Macintosh PowerBook 145 Macintosh PowerBook 145

Macintosh PowerBook 145 Datasheet

On August 3, 1992, Apple unveiled the Macintosh PowerBook 145, a groundbreaking addition to their Macintosh PowerBook series. Priced at $2,150, this notebook computer pushed the boundaries of portable computing with its impressive specifications and forward-thinking features. As we commemorate its 30th anniversary today, the PowerBook 145 serves as a symbol of Apple’s historical impact on the industry and a reminder of how far technology has come.

The Macintosh PowerBook 145 featured a 25 MHz Motorola 68030 processor, a 9.8-inch monochrome LCD display, 2 MB of RAM, and a 40 MB or 80 MB hard drive. It also boasted a 1.44 MB floppy drive, which was the standard storage medium of the time. These specifications may seem modest by today’s standards, but in the early 1990s, they represented cutting-edge technology that revolutionized the concept of portable computing.

One noteworthy improvement of the PowerBook 145 over its predecessor, the PowerBook 140, was the increase in processing power. The 145 received a significant speed bump, with its processor clocked at 25 MHz compared to the 16 MHz of the 140. Additionally, the standard hard drive capacity was doubled from 20 MB to 40 MB, providing users with more storage space for their files and applications.

An innovative feature introduced in the PowerBook 145 was the ability to configure the laptop to sleep or shut down automatically when the clamshell unit was closed. This served as a battery-saving measure, enhancing the overall usability and convenience of the device. Such forward-thinking design elements have since become standard in modern laptops, making the PowerBook 145 a pioneer in this area.

Although the PowerBook 145’s production was short-lived, discontinued on June 7, 1993, it played a crucial role in Apple’s history as one of the first notebooks in the Macintosh PowerBook series. It filled the void left by the PowerBook 100 as the entry-level model, while the mid-level PowerBook 160 took the place of the PowerBook 140. These transitions exemplified Apple’s commitment to pushing boundaries and catering to the evolving needs of its users.

Today, the Macintosh PowerBook 145 evokes a sense of nostalgia among Apple enthusiasts and technology aficionados alike. It serves as a tangible reminder of a bygone era when portable computing was still in its nascent stages. The PowerBook 145 symbolizes the rapid advancements in technology that have reshaped the world we live in today.

While the PowerBook 145 may no longer be in production, its legacy lives on in the hearts and minds of those who witnessed its emergence. It stands as a testament to Apple’s commitment to innovation and serves as a benchmark for the company’s subsequent achievements in the realm of portable computing.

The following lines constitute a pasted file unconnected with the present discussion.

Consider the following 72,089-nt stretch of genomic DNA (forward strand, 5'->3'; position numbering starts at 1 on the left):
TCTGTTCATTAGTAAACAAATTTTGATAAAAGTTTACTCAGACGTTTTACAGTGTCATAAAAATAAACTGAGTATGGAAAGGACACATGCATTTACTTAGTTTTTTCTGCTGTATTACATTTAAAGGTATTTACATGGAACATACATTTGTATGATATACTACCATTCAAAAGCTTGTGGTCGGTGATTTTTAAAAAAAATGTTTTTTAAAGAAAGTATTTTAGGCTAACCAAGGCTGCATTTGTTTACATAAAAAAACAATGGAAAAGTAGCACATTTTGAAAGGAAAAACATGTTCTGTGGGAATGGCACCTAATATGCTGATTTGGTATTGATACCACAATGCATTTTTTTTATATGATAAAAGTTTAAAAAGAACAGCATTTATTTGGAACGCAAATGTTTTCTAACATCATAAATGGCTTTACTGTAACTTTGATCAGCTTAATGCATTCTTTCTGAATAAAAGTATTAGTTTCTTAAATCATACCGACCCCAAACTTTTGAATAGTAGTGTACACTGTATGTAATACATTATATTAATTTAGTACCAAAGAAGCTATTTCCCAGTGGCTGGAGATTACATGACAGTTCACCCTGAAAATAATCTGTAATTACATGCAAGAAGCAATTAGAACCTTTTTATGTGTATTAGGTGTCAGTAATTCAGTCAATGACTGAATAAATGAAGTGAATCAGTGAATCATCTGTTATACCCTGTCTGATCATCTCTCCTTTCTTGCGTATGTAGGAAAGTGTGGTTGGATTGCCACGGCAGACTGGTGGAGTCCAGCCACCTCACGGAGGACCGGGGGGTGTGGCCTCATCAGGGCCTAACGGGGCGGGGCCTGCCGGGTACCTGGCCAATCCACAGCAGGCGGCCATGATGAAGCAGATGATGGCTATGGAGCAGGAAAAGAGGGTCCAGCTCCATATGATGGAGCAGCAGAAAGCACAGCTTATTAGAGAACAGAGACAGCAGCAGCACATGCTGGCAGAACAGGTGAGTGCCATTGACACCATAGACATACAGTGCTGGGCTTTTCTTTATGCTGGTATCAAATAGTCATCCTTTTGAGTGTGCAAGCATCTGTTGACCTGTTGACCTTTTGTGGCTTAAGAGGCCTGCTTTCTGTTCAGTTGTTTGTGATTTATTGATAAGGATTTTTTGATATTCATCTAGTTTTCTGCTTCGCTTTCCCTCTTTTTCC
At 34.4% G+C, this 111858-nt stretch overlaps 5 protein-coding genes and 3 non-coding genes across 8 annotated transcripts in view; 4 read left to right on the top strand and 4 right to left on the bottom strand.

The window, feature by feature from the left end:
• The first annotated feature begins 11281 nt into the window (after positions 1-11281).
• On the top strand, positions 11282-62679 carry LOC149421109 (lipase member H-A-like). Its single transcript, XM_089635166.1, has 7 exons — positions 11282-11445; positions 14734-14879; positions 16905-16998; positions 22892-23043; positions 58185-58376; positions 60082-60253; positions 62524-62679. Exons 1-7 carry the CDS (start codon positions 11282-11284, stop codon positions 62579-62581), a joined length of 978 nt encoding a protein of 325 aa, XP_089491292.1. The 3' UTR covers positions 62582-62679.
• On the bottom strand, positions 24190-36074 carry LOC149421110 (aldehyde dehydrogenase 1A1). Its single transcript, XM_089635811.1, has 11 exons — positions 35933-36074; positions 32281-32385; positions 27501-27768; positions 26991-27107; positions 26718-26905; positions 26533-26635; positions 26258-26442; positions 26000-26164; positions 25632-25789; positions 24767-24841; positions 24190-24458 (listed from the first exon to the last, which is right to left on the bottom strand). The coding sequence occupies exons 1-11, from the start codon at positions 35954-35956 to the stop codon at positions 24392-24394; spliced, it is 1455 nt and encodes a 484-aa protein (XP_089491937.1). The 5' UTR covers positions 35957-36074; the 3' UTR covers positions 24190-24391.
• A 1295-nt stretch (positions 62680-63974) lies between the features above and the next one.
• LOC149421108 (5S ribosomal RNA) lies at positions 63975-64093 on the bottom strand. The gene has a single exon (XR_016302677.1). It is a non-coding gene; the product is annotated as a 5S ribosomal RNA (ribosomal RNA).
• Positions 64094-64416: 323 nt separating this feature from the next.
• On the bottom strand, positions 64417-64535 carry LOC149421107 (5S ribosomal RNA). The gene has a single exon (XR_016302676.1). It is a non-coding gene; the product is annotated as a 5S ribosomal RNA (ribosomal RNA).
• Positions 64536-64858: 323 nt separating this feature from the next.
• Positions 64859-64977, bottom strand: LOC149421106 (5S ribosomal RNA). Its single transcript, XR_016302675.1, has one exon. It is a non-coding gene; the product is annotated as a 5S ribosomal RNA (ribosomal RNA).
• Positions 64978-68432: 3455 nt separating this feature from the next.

As we celebrate the 31 years since the release of the Macintosh PowerBook 145, we pay homage to a device that left an indelible mark on the history of Apple and the evolution of technology. Its impressive specifications and forward-thinking features helped shape the future of portable computing.

The PowerBook 145 reminds us of the relentless pursuit of excellence that Apple embodies and the transformative impact the company has had on the industry. Though it may have been replaced by newer models, the PowerBook 145’s significance will forever be etched in the annals of Apple’s legacy.

PowerBook 145
Source: oldcrap.org – PowerBook 145

Macintosh PowerBook 145 Details

IntroducedAugust 3, 1992
DiscontinuedJune 7, 1993
Model Identifier54
Model NumberM4630LL/A
M4650LL/A
Original Price$2,150
ColorsGrey
Weight6.8 Ibs.
3.084 KG
Dimensions2.25” H x 11.25” W x 9.3” D
5.71 cm H x 28.57 cm W x 23.62 cm D

PowerBook 145 Tech Specs

Processor

ProcessorMotorola 68030
Processor Speed25 MHz
Architecture32-bit
Number of Cores1
System Bus25 MHz
Cache0.5 KB L1
CoprocessorNone

Storage & Media

Storage40 MB
80 MB
Media1.44 MB floppy

Memory

Built-in Memory2 MB
Maximum Memory8 MB
Memory Slots1 – PowerBook 1xx (70-pin connector)
Minimum Speed100 ns
ROMUnknown
Interleaving SupportNo

Display

Built-in Display9.8″ diagonal passive matrix reflective LCD
Resolutions640 x 400

Graphics

Graphics CardNone
Graphics MemoryNone
Display ConnectionNone

Expansion

Expansion SlotsInternal 20-pin connector for the optional 2400-baud modem card
Hard Drive Interface40-pin SCSI
BaysUnknown

Connections

Wi-FiNone
EthernetNone
ModemNone
BluetoothNone
ADB1
Serial2
SCSIHDI-30
Floppy PortNone
Audio In1 – 3.5-mm analog input jack
1 – Built-in microphone
Audio Out1 – 3.5-mm analog output jack
1 – Built-in speaker
InfraredNone
DisplayNone

Keyboard and trackpad

KeyboardBuilt-in 64-key (U.S.) or 64-key (ISO) 3.0-mm travel keyboard
TrackpadBuilt-in 25-mm trackball pointing device

Software

Original OSSystem Software 7.0.1
Maximum OSMac OS 7.6.1
FirmwareMacintosh ROM

Power

System Battery2.5-ampere-hour NiCad battery
Backup Battery3 V lithium
Maximum Continuous Power17 W
Line VoltageUnknown
Power AdapterUnknown

Further Reading and References

Disclaimer: The data presented in this article is under continuous development and has been manually collected from various sources based on their availability. The author of this article may revise this dataset as additional research is conducted and reviewed. Please note that the information is provided “as is” and “as available” without express or implied warranties. The author cannot be held responsible for any omissions, inaccuracies, or errors in the published information. Any warranties relating to this information are hereby disclaimed.

Last updated: June 4, 2023